“But I didn’t go out for lunches with clients, or spend hours a week taking coffee breaks – when I was there I was 100% committed to the task at hand. I didn’t waste any time because I didn’t have time to waste.”

After working for a number of firms on both a part time and full-time basis, Saralee eventually qualified as a registered architect and started her own business in 2014.

Now with Hames Sharley, Saralee has really hit her stride, sustained by the firm’s strong culture of valuing people, knowledge, creativity and flexibility.

“I remember asking one of the directors about taking an hour out to visit the dentist and he just smiled at me and said: “You’re an adult, just go”. It sounds like a small thing but it’s the little things that make a big difference,” she said.

“Life has to fit in with work, and if you’re hiring professionals you just have to trust that they’ll get the job done, no matter what – once you give somebody that opportunity, they’ll rise to the occasion.”

Similarly, Sasha Radjenovich, Associate at Hames Sharley, admits taking time out to be a parent has enhanced his skills at work.

Joining the firm after graduating from university in 2006, Sasha eventually took on a role at Hames Sharley in Sydney before returning to Adelaide in 2014 to start a family.

“We decided to move back to Adelaide shortly after my wife fell pregnant – we wanted to be closer to family and friends,” he said.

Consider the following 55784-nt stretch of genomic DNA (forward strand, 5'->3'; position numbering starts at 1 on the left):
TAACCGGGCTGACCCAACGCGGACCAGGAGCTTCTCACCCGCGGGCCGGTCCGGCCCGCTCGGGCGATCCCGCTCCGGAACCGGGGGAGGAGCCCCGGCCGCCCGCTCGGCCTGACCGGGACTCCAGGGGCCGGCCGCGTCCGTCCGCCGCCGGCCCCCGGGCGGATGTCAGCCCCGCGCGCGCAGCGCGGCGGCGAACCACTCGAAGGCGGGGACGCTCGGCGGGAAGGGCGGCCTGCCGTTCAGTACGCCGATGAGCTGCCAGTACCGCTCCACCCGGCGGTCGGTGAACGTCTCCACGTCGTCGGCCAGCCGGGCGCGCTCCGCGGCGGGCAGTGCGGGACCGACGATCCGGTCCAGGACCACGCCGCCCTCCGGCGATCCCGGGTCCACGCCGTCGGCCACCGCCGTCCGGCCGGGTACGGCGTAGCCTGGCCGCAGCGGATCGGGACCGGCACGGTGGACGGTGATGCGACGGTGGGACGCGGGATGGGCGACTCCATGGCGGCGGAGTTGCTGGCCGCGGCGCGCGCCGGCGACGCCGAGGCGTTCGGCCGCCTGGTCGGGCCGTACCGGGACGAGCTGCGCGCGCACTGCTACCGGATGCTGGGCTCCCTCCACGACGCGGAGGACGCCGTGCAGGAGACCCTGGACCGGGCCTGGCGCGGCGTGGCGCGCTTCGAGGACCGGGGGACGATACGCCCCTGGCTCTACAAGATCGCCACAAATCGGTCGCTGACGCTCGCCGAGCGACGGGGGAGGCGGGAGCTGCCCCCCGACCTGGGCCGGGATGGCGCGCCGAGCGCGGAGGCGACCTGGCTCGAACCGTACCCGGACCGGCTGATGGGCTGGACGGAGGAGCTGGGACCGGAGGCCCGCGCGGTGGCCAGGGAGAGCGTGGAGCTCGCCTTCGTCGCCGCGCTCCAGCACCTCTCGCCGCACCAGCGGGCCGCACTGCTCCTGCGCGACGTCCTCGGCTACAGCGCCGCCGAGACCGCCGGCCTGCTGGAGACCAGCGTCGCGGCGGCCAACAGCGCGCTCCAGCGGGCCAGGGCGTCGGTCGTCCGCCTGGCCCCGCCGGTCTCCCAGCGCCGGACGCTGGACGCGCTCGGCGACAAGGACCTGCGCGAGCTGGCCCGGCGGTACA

“The Adelaide firm took me back in a full-time capacity, but after my son was born I realised the balance just wasn’t right.

“I was working on a couple of really high profile jobs, which involved a lot of travel and just wasn’t pulling my weight at home – I went back to three days a week a few months ago and it’s been a surprisingly smooth transition.”

Working three days a week, Sasha is currently engaged in two major projects for Hames Sharley in spite of his hours.

“The move from full-time to part-time hasn’t impacted my ability to work on high profile projects,” he said.

“I’m managing a national air traffic control project for the Department of Defence and am also involved in an urban master plan for Glenside.

“I just have a greater awareness of time now, and have learnt how to prioritise and delegate work to get the job done.”

Taking time out to think about projects on his days at home has also enhanced Sasha’s creativity and approach to his work.

“My days at home allow me to reorganise the things I’ve learnt over the first part of the week, so when I return to work I’m refreshed in mind and body, ready to take on the challenges that lie ahead,” he says.

“I also spend a lot of time with my son walking around the city, going to cultural precincts and taking in architecture. It’s a great way of tapping into your creative energy.”

And while Sasha values the flexibility he has, he recognises it’s not always been the case, and that many industries are still playing catch up.

“My mother in law’s employer didn’t allow her to continue in her role once she was married, that’s how far we’ve come in a very short period of time,” he said. “But there’s still a way to go.”

“It’s great to see so many Mums and Dads and people from different walks of life, with different life experiences in the office, particularly in a creative industry like ours – it all adds to the quality of the projects we work on making us an extremely dynamic firm.”